8. Video Evidence

We had our friends tape the event.  It was not so much of importance to us but for our family back home.  They were excited to see it, or at least pretended to be.  It probably hasn’t been watched since the year we’ve been married but it’s always nice to have I suppose.

I’d definitely lean more toward still photos, obviously, and wouldn’t bother with a professional videographer unless it was of optimal importance to you.

9. Safety First

Hiking can be a tumultuous affair, so we held our ceremony at the beginning of our trip to avoid the pitfalls of injury and infinetly lasting, photographed scars.  It also lobbied against a vacation fight ruining the mood.

Our plan didn’t stop buffalo from chasing me down the Canyon Rim Trail the day before our wedding, however, thanks to an ambitious, amateur photographer spooking them and splitting our group up.  I finished the hike and hitch-hiked back to the group, and it all became simply a good story.

In all seriousness though, you don’t need a broken arm, twisted ankle or bleeding face playing center stage, so I suggest putting off the hardcore outdoors stuff for post-ceremony.

10. Gotta Look Good!   The Pre-Ceremony Affair

Plan!  Where will you get ready? Who’s doing your hair?  We opted for a tent during our entire stay.  My wife did her hair and makeup in the rustic bathroom kitty-corner to our campsite, and we got dressed in the public bathroom at the Mammoth Hot Springs Hotel (we swung in a few days prior to okay this).  Think of little things, like traveling with a wedding dress and suit for a thousand miles in a sweltering hot car and not having an iron.  We brought along a miniature steamer so we could rid ourselves of wrinkles and did not dress until we were a handful of miles before the event location to avoid premature dirt.

11. Stranger-Danger Preparation

Our photographer explained that in certain cultures its good luck to take photos of people getting married.  We gave lots of people good luck!  Folks, strangers were leaning over the bridge during our ceremony snapping pics of us, a random assortment of people hold us in the camera or photo albums to this day I assume, kind of cool and kind of creepy.

The places you go will largely dictate this.  The more touristy the location (ie. Mammoth Hot Springs, Yellowstone Falls) will be crowded and people more interested.  Obviously, the more obscure the place the most privacy, quiet and easier to clear the background.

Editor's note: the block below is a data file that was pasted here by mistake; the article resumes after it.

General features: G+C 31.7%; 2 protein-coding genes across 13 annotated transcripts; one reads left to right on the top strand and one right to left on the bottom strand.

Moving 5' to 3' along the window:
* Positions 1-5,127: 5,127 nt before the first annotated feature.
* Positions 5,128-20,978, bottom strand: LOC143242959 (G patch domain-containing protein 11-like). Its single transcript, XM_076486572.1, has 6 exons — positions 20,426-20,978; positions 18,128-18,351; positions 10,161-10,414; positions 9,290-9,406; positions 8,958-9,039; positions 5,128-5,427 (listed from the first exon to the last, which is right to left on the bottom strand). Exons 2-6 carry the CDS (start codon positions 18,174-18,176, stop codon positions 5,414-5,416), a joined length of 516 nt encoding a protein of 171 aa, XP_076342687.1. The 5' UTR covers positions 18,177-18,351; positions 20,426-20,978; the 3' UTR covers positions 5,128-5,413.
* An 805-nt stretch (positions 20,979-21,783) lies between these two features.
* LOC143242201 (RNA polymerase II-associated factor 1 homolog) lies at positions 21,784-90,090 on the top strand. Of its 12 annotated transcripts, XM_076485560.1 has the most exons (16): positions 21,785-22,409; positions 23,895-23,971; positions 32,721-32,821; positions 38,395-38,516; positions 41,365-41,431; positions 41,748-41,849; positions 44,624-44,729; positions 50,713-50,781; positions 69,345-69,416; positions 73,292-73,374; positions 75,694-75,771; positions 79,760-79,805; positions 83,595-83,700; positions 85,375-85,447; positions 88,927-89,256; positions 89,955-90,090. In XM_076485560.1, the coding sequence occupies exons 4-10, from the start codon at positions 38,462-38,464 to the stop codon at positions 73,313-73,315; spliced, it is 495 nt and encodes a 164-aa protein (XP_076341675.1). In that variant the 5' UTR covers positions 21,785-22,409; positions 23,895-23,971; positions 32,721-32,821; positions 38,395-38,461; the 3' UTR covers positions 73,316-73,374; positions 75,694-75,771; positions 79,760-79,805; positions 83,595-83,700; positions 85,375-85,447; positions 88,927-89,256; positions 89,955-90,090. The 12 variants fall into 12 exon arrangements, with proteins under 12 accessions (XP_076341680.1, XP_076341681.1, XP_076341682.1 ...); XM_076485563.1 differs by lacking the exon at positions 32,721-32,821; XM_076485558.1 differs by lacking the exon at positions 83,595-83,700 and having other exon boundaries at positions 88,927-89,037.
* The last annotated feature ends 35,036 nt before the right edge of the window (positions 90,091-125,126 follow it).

The random applause is kind of cool, yet the constant people in shots and shouted-out questions get a tad tiring.

12. What if?

In all honesty, we did not have any type of back-up plan, particularly in the event of inclement weather.  We did have one for the officiant portion, but had our photographer not shown up for whatever reason we would have been left with cell-phone cameras. 

We got incredibly lucky!  Dark clouds rolled in as we were clicking our final photos.  Rain drops splattered on the windshield as we rolled back into the campground.  Everything outdoors is weather-permitting, so I would recommend having everyone on board with a few versions of back up plans.

Contingency plans can never hurt.

13. Fin---Honeymoon Time

Let out a big sigh of relief.  It’s finished.  You did it.  The officiant to supposed to handle the paperwork from here on out.  Our friends treated us to a wonderful dinner at the restaurant next to our campground.  We ended the evening with a campfire and cocktails.  It was all very relaxed.

The next day we hiked up to Mount Washburn and photographed buffalo in Hayden Valley.  Also, now is the time to take risky treks up slippery waterfalls as the pictures have been taken and you can live with a black eye.

14. The Return To Reality

Once we returned home we wanted to celebrate further with friends and family, hence we hosted a wedding reception complete with dinner, drinks and dancing.  It was a lower key, casual yet incredibly fun cap to our Yellowstone wedding.

All in all, I would not trade our experience in for anything different.  It’s always an excellent story to tell, a head turner when people hear you exchanged vows in one of our National Parks.  For us, also, it was a return to the place we first fell in love so there is a clear sentiment with that location.  And ultimately, you just simply can’t beat the awe of the scenery which surrounds you in every direction during that moment in your life.

We want to acknowledge and thank the past, present, and future generations of all Native Nations and Indigenous Peoples whose ancestral lands we travel, explore, and play on. Always practice Leave No Trace ethics on your adventures and follow local regulations. Please explore responsibly!

Jake & Holly OpenRoadRevival

Man--Woman--Doberman Canvassing the open road in search of more. Trading materials for memories. Reading, writing, and finishing my novel! =) sometime in 2018